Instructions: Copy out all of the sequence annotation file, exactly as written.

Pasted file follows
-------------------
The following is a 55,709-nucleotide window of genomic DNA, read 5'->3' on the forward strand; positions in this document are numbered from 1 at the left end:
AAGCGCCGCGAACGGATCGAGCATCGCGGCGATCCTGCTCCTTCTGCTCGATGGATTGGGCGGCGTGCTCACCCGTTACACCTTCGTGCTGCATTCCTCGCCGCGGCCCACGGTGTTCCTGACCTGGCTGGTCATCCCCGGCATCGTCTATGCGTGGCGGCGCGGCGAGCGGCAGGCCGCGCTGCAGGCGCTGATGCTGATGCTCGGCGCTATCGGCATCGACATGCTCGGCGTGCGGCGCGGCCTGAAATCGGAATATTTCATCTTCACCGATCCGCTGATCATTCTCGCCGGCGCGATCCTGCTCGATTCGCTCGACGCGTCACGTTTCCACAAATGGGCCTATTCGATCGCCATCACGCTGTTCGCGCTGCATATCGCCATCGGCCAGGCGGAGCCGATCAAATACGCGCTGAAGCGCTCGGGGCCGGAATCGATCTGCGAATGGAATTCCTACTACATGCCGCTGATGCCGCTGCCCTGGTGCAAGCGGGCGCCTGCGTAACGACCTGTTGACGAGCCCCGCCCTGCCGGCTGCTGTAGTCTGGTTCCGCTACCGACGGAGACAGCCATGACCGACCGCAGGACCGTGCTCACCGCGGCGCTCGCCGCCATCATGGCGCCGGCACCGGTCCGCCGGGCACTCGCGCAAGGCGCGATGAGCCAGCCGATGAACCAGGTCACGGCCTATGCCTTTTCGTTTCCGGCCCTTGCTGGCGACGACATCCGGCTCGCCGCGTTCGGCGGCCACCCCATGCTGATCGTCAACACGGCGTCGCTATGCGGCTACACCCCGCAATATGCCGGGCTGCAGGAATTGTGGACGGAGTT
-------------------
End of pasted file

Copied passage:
The following is a 55,709-nucleotide window of genomic DNA, read 5'->3' on the forward strand; positions in this document are numbered from 1 at the left end:
AAGCGCCGCGAACGGATCGAGCATCGCGGCGATCCTGCTCCTTCTGCTCGATGGATTGGGCGGCGTGCTCACCCGTTACACCTTCGTGCTGCATTCCTCGCCGCGGCCCACGGTGTTCCTGACCTGGCTGGTCATCCCCGGCATCGTCTATGCGTGGCGGCGCGGCGAGCGGCAGGCCGCGCTGCAGGCGCTGATGCTGATGCTCGGCGCTATCGGCATCGACATGCTCGGCGTGCGGCGCGGCCTGAAATCGGAATATTTCATCTTCACCGATCCGCTGATCATTCTCGCCGGCGCGATCCTGCTCGATTCGCTCGACGCGTCACGTTTCCACAAATGGGCCTATTCGATCGCCATCACGCTGTTCGCGCTGCATATCGCCATCGGCCAGGCGGAGCCGATCAAATACGCGCTGAAGCGCTCGGGGCCGGAATCGATCTGCGAATGGAATTCCTACTACATGCCGCTGATGCCGCTGCCCTGGTGCAAGCGGGCGCCTGCGTAACGACCTGTTGACGAGCCCCGCCCTGCCGGCTGCTGTAGTCTGGTTCCGCTACCGACGGAGACAGCCATGACCGACCGCAGGACCGTGCTCACCGCGGCGCTCGCCGCCATCATGGCGCCGGCACCGGTCCGCCGGGCACTCGCGCAAGGCGCGATGAGCCAGCCGATGAACCAGGTCACGGCCTATGCCTTTTCGTTTCCGGCCCTTGCTGGCGACGACATCCGGCTCGCCGCGTTCGGCGGCCACCCCATGCTGATCGTCAACACGGCGTCGCTATGCGGCTACACCCCGCAATATGCCGGGCTGCAGGAATTGTGGACGGAGTT